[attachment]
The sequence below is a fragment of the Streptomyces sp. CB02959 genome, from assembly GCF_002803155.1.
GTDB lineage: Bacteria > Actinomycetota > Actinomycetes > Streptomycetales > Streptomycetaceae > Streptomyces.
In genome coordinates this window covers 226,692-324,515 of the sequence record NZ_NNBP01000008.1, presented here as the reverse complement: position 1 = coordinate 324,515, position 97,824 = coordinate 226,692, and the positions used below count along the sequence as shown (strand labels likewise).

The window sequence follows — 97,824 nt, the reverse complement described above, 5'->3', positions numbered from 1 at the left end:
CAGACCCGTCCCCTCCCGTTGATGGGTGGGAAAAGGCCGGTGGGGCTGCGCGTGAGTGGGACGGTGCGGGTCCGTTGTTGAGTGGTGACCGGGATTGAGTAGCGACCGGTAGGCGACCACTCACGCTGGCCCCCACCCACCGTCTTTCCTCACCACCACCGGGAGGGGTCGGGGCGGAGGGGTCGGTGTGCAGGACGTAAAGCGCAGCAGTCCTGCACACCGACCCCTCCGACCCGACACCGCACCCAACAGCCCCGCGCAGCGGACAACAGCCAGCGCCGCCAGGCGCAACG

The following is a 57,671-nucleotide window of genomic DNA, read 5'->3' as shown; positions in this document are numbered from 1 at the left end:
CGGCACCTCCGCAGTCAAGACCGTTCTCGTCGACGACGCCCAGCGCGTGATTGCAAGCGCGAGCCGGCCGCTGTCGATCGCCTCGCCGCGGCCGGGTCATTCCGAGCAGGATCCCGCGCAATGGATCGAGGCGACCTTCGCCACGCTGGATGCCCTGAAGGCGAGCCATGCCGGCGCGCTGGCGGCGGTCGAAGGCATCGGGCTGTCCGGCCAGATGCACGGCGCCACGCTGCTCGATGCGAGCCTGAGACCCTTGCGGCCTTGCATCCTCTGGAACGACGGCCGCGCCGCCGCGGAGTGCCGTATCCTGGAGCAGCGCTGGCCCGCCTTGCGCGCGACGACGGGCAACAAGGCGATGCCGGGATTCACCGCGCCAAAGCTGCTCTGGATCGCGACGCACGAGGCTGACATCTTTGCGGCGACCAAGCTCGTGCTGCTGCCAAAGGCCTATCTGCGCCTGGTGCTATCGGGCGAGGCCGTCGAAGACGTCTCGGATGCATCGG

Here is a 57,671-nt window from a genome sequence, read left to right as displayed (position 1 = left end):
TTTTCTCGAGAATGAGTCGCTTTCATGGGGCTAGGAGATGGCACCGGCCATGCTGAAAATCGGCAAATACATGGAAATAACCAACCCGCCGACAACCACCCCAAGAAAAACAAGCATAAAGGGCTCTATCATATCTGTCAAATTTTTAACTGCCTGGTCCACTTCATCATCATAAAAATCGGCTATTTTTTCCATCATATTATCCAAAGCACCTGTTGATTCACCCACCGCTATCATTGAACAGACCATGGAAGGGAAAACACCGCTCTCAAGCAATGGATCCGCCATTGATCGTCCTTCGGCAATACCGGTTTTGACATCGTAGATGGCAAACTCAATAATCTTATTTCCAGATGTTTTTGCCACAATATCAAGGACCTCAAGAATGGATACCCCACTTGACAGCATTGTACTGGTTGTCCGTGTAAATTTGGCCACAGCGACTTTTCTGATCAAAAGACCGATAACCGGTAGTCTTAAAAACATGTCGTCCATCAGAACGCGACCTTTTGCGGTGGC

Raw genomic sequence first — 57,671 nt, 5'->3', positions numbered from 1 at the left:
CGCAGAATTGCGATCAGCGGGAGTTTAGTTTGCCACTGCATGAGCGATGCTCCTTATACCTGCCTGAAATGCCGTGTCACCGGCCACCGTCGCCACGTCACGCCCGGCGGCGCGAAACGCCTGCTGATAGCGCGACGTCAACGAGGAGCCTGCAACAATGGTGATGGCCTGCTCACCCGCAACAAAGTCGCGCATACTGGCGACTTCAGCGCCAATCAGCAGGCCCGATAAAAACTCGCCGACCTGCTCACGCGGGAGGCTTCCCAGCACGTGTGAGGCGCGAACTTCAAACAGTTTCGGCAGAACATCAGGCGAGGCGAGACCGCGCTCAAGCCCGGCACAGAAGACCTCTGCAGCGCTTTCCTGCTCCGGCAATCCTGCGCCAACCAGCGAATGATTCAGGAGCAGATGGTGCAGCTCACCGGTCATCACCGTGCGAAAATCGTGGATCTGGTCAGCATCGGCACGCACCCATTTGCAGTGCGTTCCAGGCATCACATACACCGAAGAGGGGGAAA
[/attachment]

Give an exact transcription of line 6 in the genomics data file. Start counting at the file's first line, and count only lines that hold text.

The following is a 57,671-nucleotide window of genomic DNA, read 5'->3' as shown; positions in this document are numbered from 1 at the left end: